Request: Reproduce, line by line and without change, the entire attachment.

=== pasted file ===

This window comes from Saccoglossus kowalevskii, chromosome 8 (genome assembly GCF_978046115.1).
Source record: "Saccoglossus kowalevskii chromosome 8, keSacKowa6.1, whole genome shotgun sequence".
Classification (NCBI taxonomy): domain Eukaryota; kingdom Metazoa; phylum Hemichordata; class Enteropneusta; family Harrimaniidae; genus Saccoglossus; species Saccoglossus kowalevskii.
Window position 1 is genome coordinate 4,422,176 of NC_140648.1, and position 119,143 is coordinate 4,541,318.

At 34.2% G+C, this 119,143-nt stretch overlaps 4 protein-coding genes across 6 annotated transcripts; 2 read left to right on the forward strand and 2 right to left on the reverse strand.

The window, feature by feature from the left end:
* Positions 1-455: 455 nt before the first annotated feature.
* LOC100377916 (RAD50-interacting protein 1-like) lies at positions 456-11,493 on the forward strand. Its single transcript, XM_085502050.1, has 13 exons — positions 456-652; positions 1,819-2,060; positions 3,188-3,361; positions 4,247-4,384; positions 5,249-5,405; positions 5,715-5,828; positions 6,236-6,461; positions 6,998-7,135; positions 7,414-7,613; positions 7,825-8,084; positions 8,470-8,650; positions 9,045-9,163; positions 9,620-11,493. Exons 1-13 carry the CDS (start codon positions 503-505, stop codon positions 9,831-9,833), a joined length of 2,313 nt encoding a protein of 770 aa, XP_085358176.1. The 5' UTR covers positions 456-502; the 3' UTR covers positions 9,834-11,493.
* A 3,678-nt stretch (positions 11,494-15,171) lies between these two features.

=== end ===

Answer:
This window comes from Saccoglossus kowalevskii, chromosome 8 (genome assembly GCF_978046115.1).
Source record: "Saccoglossus kowalevskii chromosome 8, keSacKowa6.1, whole genome shotgun sequence".
Classification (NCBI taxonomy): domain Eukaryota; kingdom Metazoa; phylum Hemichordata; class Enteropneusta; family Harrimaniidae; genus Saccoglossus; species Saccoglossus kowalevskii.
Window position 1 is genome coordinate 4,422,176 of NC_140648.1, and position 119,143 is coordinate 4,541,318.

At 34.2% G+C, this 119,143-nt stretch overlaps 4 protein-coding genes across 6 annotated transcripts; 2 read left to right on the forward strand and 2 right to left on the reverse strand.

The window, feature by feature from the left end:
* Positions 1-455: 455 nt before the first annotated feature.
* LOC100377916 (RAD50-interacting protein 1-like) lies at positions 456-11,493 on the forward strand. Its single transcript, XM_085502050.1, has 13 exons — positions 456-652; positions 1,819-2,060; positions 3,188-3,361; positions 4,247-4,384; positions 5,249-5,405; positions 5,715-5,828; positions 6,236-6,461; positions 6,998-7,135; positions 7,414-7,613; positions 7,825-8,084; positions 8,470-8,650; positions 9,045-9,163; positions 9,620-11,493. Exons 1-13 carry the CDS (start codon positions 503-505, stop codon positions 9,831-9,833), a joined length of 2,313 nt encoding a protein of 770 aa, XP_085358176.1. The 5' UTR covers positions 456-502; the 3' UTR covers positions 9,834-11,493.
* A 3,678-nt stretch (positions 11,494-15,171) lies between these two features.